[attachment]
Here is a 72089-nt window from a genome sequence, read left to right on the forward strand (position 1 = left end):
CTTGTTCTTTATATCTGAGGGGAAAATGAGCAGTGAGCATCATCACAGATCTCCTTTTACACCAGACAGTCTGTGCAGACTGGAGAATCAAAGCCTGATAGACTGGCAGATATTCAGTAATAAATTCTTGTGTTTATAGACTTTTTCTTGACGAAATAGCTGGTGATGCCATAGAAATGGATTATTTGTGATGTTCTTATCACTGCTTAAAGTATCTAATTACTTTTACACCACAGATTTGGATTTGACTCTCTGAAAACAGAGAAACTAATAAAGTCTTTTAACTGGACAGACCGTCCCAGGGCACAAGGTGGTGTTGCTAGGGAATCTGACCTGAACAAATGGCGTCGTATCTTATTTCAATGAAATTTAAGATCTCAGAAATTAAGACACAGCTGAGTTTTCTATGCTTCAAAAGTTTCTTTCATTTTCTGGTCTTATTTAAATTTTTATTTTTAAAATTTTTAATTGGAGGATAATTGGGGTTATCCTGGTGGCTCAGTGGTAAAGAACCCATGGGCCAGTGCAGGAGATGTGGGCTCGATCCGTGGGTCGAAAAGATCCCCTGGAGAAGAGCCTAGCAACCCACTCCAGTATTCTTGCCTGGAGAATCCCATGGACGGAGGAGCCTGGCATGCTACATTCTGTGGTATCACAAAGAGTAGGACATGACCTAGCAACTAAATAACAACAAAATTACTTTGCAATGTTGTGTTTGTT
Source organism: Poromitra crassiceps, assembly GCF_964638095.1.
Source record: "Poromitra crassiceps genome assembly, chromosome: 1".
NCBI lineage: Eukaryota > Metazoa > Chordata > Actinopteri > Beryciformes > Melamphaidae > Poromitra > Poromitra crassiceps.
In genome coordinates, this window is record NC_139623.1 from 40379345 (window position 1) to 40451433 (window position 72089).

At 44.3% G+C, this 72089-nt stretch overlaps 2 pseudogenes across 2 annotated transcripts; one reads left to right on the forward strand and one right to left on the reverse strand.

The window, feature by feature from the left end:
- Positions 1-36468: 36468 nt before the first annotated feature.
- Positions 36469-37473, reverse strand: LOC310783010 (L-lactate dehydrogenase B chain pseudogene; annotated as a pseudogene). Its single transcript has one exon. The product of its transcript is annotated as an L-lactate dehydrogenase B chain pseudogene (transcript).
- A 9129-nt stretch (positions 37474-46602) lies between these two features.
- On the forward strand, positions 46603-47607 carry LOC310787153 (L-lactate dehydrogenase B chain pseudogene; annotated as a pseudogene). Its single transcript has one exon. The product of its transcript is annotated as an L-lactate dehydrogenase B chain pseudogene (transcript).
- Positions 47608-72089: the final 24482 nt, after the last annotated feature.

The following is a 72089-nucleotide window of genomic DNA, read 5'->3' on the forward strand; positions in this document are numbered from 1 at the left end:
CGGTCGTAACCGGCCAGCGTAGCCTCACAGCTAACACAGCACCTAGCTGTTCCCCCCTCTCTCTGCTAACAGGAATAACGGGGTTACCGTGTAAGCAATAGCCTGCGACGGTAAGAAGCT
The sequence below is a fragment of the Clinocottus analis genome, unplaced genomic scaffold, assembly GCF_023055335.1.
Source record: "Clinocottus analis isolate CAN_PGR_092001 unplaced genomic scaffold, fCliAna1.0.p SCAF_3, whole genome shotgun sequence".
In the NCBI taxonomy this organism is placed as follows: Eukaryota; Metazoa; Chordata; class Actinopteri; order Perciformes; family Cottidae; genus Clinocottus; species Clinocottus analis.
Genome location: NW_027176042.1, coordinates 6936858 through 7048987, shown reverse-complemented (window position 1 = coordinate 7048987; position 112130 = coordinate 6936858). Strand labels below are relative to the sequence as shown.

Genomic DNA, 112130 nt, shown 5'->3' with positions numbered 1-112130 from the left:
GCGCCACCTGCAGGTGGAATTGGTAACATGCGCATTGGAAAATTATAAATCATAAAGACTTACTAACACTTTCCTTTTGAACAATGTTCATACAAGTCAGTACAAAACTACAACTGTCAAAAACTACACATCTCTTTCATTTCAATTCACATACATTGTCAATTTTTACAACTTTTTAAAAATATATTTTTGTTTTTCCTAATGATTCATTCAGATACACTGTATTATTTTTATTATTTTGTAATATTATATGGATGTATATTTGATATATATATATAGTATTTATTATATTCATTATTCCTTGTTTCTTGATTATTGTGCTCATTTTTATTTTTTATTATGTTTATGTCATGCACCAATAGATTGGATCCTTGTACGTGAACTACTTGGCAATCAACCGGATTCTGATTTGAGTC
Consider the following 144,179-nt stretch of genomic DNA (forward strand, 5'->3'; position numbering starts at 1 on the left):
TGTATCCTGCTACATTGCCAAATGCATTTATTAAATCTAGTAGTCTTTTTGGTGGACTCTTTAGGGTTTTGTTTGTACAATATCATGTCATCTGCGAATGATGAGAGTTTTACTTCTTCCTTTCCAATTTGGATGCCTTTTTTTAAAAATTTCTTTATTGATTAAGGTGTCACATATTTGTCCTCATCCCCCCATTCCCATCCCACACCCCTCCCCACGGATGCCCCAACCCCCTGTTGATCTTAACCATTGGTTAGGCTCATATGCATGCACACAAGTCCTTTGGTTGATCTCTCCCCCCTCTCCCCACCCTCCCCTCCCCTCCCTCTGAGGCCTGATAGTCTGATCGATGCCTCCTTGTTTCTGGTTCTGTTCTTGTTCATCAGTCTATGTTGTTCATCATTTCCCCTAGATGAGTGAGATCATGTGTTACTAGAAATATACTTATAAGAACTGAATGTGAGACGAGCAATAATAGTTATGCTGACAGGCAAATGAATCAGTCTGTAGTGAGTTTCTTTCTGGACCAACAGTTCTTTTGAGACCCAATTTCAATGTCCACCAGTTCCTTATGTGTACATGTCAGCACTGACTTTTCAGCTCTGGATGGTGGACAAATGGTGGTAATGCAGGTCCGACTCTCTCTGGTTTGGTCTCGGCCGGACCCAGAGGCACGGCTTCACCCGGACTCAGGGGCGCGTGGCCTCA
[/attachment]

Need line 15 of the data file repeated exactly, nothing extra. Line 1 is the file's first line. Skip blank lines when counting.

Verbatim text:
CGGTCGTAACCGGCCAGCGTAGCCTCACAGCTAACACAGCACCTAGCTGTTCCCCCCTCTCTCTGCTAACAGGAATAACGGGGTTACCGTGTAAGCAATAGCCTGCGACGGTAAGAAGCT